On Monday, the King County Council unanimously approved a fare simplification proposal for King County Metro Transit which eliminates higher zone and peak fares — establishing a flat rate of $2.75. In August at a press conference Dow Constantine, King County Executive, announced the agency’s intention to streamline fares. Constantine said this change would speed up boardings. According to King County Metro, this change will not affect 65 percent of riders. Changes are set to take place July 2018.
The politics of the exurbs can often be messy. Take the case of Black Diamond, undergoing a major transformation as growth finally reaches the former coal mining town in east King County. With elections approaching and a potential recall of a council member looming, the debate over a massive development, which could more than triple the population, has turned the town’s politics into power struggle between the mayor and city council.
With no plans to add any new service in 2018, it’s back to maintenance mode for Sound Transit. Instead, the agency will concentrate on two large-scale Eastside bus restructures to be implemented in 2018 and 2019, according to the recently released draft of 2018 Sound Transit’s Service Implementation Plan. The plan combines five-year service planning with in-depth route and corridor performance data.
Muck Rack makes it simple to find people, tweets, or articles that mention any name, keyword, company, hashtag etc. We've compiled this guide to help you make the most of your search.
Selecting a term
Start searching tweets, articles from media outlets, articles mentioned in tweets, journalists'
names, titles and bios with some suggested searches:
Companies or Topics (e.g. iPhone, Microsoft)
Phrases (e.g. "cloud computing") — use quotes to keep the terms together
Twitter handles (e.g. @username) — returns those who have mentioned or replied to
Names (e.g. "David Pogue")
Hashtags (e.g. #sxsw, #london2012)
Bio details (e.g. vegan, Olympics, father)
Muck Rack's Advanced Search allows for many boolean operators.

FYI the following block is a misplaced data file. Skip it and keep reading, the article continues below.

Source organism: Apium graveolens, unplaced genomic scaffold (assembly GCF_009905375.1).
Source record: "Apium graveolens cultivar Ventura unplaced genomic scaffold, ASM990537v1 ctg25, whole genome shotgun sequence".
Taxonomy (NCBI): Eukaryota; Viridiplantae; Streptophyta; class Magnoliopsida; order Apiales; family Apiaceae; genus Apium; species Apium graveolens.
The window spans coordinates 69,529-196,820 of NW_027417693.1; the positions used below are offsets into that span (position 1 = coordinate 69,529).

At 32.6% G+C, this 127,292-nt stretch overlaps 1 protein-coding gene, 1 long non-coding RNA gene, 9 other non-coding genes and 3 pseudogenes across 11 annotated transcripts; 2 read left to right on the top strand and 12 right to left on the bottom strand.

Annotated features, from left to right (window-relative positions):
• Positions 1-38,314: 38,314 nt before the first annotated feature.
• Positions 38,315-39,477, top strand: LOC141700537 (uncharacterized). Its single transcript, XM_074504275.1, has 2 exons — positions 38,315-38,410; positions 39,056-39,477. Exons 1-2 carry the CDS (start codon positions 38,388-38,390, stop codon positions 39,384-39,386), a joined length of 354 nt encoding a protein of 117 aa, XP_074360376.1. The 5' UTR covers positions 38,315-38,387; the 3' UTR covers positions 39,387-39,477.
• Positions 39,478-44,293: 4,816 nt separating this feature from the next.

Find results that mention multiple specified terms, use AND or
+. For example, ensure each result contains both Elon Musk and Mark Zuckerberg by
searching Musk AND Zuckerberg or Musk + Zuckerberg.
Use the operators OR or , to broaden your search when you'd like either of
multiple terms to appear in results. (This is the default behavior of our search when no operators
are used). For example, results will contain either cake or cookie by searching cake OR cookie or cake,cookie
Use NOT or - to subtract results from your search. For
example, searching Disney will yield results about the Walt Disney Company as well as Walt Disney
World Resort. To exclude mentions of Disney World, search for Disney -World or Disney
When using one of these operators with a phrase, enclose it in quotation marks. For example, you can
find results about smartphones excluding Apple's iPhone 4S by searching smartphone -"iPhone
Exact case matching or punctuation
If you're searching for a brand name or keyword that relies on specific punctuation marks or capitalization, you can
find results that match your exact query by adding matchcase: before the keyword you're searching for, like matchcase:E*TRADE .
Use parentheses to separate multiple
boolean phrases. For example, to find journalists talking about having fun in Disney World or
Disneyland, search for ("disney world" OR disneyland) AND fun.
An asterisk can be used to search for any variation of a root word truncated by the asterisk. For example, searching for admin* will return results for administrator, administration, administer, administered, etc.
A near operator is an AND operator where you can control the distance between the words. You can vary the distance the near operation uses by adding a forward slash and number (between 0-99) such as strawberries NEAR/10 "whipped cream", which means the strawberries must exist within 10 words of "whipped cream".